The Independent’s journalism is supported by our readers. When you purchase through links on our site, we may earn commission.

Black Mirror season 4 episode 4 'Hang the DJ' spoiler review: Takes Tinder to the extreme in unexpected ways

One of the better episodes of Netflix's new season benefits hugely from a clever twist late on

Christopher Hooton
Thursday 28 December 2017 16:54
Comments

*This review contains spoilers for Black Mirror season 4, which is streaming on Netflix here*

Talking to Black Mirror creator Charlie Brooker on our podcast recently, we noted how the world of Nathan Barley, one of his old shows, was becoming alarmingly real. This was echoed in new Black Mirror episode 'Hang the DJ', the technology that chooses your order for you at restaurants bearing a strong resemblance to Nathan Barley's hip eatery “Regime” and its fingerprint scanners, only the concept wasn't played for laughs this time and felt very plausible.

In fact, a lot of the episode felt very near-future, the technological thrust being a combination of Tinder and Siri that micro-manages your love life to the point of insisting on matches. Utilising a mysterious but apparently experience-based algorithm to locate your perfect partner, it arranges dates/relationships for specified periods of time and then monitors and computes them until the perfect, most compatible person on the app is determined.

This proves tiring for Georgina Campbell and Joe Cole's unnamed characters, Campbell's (henceforth: She) ending up on a never-ending hamster wheel of sometimes good but ultimately meaningless, interchangeable sexual encounters, and Cole's (henceforth: He) finding neither sexual nor romantic sustenance.


The app seems hell-bent on keeping She and He apart, and the pair are forced to keep dating others, sometimes for two hours, sometimes for a year, though their minds are elsewhere. A nice parallel with 2010s dating arrives here, specifically with people who put themselves on a conveyor belt of Tinder dates though they are still not truly over their exes.

As She and He become more certain of each other, they decide the whole experience must be a test, and manage to break out of it, Matrix-style, suspending animation and scaling the dating ground's wall.

This would have been a satisfying enough way to end the episode, but the whole construct is turned on its head and given new meaning as we discover that the entire episode played out within a less dystopian dating app. We've heard of a play within a play, well, this is an app within an app. With all the events we've just witnessed merely being an AI simulation to inform a real-world app, 'Hang the DJ' ends on a more positive note than expected, the sheer number of simulations in which She and He escape together in the face of danger serving to prove they are a match.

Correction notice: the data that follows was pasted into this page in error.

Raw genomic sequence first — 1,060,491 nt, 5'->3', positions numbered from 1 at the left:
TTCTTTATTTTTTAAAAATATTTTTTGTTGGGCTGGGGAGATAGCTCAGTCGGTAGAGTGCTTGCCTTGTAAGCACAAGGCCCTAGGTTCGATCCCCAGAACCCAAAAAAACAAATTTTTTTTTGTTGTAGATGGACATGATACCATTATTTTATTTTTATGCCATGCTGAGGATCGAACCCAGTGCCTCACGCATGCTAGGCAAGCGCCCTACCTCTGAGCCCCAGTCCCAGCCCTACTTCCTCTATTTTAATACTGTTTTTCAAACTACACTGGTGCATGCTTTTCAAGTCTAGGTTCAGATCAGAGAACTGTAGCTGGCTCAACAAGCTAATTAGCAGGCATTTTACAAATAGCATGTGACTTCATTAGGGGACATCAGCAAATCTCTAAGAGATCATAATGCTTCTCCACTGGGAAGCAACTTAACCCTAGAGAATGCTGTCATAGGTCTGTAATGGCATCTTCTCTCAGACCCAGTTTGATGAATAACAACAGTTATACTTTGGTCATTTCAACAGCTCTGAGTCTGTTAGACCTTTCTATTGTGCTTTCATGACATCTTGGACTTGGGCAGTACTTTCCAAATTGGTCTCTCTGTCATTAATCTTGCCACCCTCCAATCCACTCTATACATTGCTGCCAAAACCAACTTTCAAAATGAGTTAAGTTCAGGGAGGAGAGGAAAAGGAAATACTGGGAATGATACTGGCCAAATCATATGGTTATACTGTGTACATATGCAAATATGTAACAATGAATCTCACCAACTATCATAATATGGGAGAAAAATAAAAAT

Instead of being an app-gone-too-far story, it's one about how absolutely ingenious they could be in the future without us even really knowing exactly how they come to their conclusions viz. dating algorithms etc. I say positive - that is to assume that the simulated characters are not in some way sentient, in which case this episode involves Black Mirror: White Christmas levels of digital immortality dread.

A few issues: the in-app world doesn't feel very rich and fully realised, though perhaps that's the whole point given it is just a simulation, a test environment. The dialogue, meanwhile, occasionally dials up the awkwardness way too much to the point where He and She - particularly He - feel more like parodies of millennials than actual ones.

On the whole this is a very satisfying episode, though, backed up by an incredible score from Alex Somers and Sigur Ros.

Follow Independent Culture on Facebook

Register for free to continue reading

Registration is a free and easy way to support our truly independent journalism

By registering, you will also enjoy limited access to Premium articles, exclusive newsletters, commenting, and virtual events with our leading journalists

Please enter a valid email
Please enter a valid email
Must be at least 6 characters, include an upper and lower case character and a number
Must be at least 6 characters, include an upper and lower case character and a number
Must be at least 6 characters, include an upper and lower case character and a number
Please enter your first name
Special characters aren’t allowed
Please enter a name between 1 and 40 characters
Please enter your last name
Special characters aren’t allowed
Please enter a name between 1 and 40 characters
You must be over 18 years old to register
You must be over 18 years old to register
Opt-out-policy
You can opt-out at any time by signing in to your account to manage your preferences. Each email has a link to unsubscribe.

Already have an account? sign in

By clicking ‘Register’ you confirm that your data has been entered correctly and you have read and agree to our Terms of use, Cookie policy and Privacy notice.

This site is protected by reCAPTCHA and the Google Privacy policy and Terms of service apply.

Join our new commenting forum

Join thought-provoking conversations, follow other Independent readers and see their replies

Comments

Thank you for registering

Please refresh the page or navigate to another page on the site to be automatically logged in